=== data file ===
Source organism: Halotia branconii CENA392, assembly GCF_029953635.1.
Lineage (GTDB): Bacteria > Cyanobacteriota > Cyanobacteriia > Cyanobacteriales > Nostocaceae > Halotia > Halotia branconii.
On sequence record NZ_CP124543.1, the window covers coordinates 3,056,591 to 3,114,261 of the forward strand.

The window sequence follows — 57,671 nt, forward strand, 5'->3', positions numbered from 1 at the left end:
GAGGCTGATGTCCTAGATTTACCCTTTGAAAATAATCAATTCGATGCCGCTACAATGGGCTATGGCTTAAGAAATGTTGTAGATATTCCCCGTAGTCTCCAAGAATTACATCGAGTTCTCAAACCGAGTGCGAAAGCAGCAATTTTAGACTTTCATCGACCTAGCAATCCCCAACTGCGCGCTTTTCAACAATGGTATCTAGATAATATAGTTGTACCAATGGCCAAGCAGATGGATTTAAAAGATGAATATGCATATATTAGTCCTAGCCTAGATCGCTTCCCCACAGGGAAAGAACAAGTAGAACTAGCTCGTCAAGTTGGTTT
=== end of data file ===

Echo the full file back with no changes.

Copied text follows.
Source organism: Halotia branconii CENA392, assembly GCF_029953635.1.
Lineage (GTDB): Bacteria > Cyanobacteriota > Cyanobacteriia > Cyanobacteriales > Nostocaceae > Halotia > Halotia branconii.
On sequence record NZ_CP124543.1, the window covers coordinates 3,056,591 to 3,114,261 of the forward strand.

The window sequence follows — 57,671 nt, forward strand, 5'->3', positions numbered from 1 at the left end:
GAGGCTGATGTCCTAGATTTACCCTTTGAAAATAATCAATTCGATGCCGCTACAATGGGCTATGGCTTAAGAAATGTTGTAGATATTCCCCGTAGTCTCCAAGAATTACATCGAGTTCTCAAACCGAGTGCGAAAGCAGCAATTTTAGACTTTCATCGACCTAGCAATCCCCAACTGCGCGCTTTTCAACAATGGTATCTAGATAATATAGTTGTACCAATGGCCAAGCAGATGGATTTAAAAGATGAATATGCATATATTAGTCCTAGCCTAGATCGCTTCCCCACAGGGAAAGAACAAGTAGAACTAGCTCGTCAAGTTGGTTT